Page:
The Congressional Subcommittee on Housing and Community Opportunity, chaired by Rep. Robert Ney (R-Ohio) will meet tomorrow for a hearing on mortgage fraud and its impact on mortgage lenders. Members are expected to hear testimony on how mortgage lenders and ultimately the market are affected by fraud schemes.

On Sept. 17, the FBI reported the largest nationwide operation in its history directed at individuals engaged in various real estate fraud schemes. The number of cases under investigation this year is five times the number of cases reported three years ago.

Financial institutions and lenders lose millions of dollars through mortgage fraud each year. Often, those losses are passed onto consumers in the form of higher loan fees. Mortgage fraud is a growing problem in the real estate industry, with more cases coming to the surface in recent years. Perpetrators often are professional real estate agents, mortgage brokers, title agents, appraisers and attorneys, and the complex crimes can cost financial companies millions of dollars in losses and litigation expenses.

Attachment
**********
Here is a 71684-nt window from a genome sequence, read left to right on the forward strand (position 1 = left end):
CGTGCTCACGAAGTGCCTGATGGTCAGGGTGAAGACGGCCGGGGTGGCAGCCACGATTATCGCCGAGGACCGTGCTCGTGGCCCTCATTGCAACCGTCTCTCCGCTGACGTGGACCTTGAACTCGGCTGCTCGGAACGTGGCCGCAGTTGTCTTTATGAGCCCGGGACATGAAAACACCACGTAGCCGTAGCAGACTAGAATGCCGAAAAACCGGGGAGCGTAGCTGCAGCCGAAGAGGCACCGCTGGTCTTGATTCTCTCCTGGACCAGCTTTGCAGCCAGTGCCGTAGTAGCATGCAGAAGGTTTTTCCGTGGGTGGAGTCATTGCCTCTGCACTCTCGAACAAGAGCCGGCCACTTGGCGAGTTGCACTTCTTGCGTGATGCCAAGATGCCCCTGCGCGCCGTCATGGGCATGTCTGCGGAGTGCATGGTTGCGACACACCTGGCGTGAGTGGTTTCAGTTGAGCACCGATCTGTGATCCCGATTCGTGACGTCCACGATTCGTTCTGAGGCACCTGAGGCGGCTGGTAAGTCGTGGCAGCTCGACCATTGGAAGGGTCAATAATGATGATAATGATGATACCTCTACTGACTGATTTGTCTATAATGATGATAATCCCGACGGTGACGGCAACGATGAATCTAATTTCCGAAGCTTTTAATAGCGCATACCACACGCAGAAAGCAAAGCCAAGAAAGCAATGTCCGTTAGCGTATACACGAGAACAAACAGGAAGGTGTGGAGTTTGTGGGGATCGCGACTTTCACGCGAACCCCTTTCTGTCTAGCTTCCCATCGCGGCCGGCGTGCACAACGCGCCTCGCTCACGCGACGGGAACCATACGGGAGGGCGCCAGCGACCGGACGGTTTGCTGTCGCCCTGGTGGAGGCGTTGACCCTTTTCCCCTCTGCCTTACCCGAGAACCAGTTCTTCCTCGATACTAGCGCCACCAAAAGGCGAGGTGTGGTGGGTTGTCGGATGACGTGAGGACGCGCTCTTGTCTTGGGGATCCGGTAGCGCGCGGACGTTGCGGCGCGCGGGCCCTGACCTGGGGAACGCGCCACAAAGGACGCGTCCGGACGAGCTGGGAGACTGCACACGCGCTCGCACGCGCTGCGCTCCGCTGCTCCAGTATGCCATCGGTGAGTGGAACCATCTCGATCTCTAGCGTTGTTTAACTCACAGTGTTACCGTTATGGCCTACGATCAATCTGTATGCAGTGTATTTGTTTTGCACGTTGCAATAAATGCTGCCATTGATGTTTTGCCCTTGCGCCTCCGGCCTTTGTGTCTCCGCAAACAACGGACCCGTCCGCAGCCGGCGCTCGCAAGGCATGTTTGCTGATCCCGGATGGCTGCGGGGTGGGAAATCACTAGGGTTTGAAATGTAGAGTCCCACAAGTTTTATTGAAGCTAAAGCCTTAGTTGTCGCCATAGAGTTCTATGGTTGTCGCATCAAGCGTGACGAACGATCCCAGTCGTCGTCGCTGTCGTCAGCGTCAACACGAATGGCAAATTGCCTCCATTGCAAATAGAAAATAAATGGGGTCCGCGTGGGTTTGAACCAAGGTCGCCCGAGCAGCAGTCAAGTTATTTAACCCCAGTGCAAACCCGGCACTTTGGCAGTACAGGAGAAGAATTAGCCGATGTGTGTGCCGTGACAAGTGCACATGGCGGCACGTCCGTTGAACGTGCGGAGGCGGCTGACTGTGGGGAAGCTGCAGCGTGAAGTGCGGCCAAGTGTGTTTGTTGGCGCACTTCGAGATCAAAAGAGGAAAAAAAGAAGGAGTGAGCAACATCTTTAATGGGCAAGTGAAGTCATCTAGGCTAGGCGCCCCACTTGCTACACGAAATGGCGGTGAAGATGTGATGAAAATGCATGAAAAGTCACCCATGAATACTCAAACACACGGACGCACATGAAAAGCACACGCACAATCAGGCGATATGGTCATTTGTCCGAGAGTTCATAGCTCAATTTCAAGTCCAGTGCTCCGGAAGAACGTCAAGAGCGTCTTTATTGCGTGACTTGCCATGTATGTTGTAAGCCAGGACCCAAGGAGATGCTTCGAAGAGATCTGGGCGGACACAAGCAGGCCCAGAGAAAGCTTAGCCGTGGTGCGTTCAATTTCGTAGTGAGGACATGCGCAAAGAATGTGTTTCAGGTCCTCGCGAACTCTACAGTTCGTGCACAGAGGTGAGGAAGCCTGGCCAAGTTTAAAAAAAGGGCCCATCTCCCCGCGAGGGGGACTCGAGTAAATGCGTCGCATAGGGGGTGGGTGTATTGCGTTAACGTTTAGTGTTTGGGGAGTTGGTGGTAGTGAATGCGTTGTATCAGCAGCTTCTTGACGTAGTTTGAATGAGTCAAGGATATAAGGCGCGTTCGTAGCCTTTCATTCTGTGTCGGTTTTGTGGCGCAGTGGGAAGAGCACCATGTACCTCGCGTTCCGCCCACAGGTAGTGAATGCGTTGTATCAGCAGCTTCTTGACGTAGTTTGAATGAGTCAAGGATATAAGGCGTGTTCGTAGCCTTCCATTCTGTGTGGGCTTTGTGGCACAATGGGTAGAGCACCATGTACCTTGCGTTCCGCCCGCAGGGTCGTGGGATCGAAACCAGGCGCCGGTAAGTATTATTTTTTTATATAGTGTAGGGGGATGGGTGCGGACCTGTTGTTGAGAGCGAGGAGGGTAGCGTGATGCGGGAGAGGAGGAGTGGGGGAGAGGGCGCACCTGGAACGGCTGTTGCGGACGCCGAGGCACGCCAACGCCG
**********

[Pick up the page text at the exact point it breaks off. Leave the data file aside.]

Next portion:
“Consumers are not the only ones affected by abusive lending practices,” Ney said in a statement. “Financial institutions and other lenders are also victims of mortgage fraud and lose millions each year through this type of corruption.”

Scheduled to testify at tomorrow’s hearing are Kenneth Donohue, Sr., inspector general, Department of Housing and Urban Development; Chris Swecker, assistant director for Criminal Investigations, FBI; John C. Weicher, assistant secretary, Housing/Federal Housing Commissioner, HUD; William Matthews, VP and general manager, Mortgage Asset Research Institute; Marta T. McCall, SVP of Risk Management, American Mortgage Network on behalf of the Mortgage Bankers Association; Arthur J. Prieston, chairman, The Prieston Group; Brigitte Amiri, staff attorney, South Brooklyn Legal Services; and Ecima Trujillo, national field director, ACORN Housing Corp.


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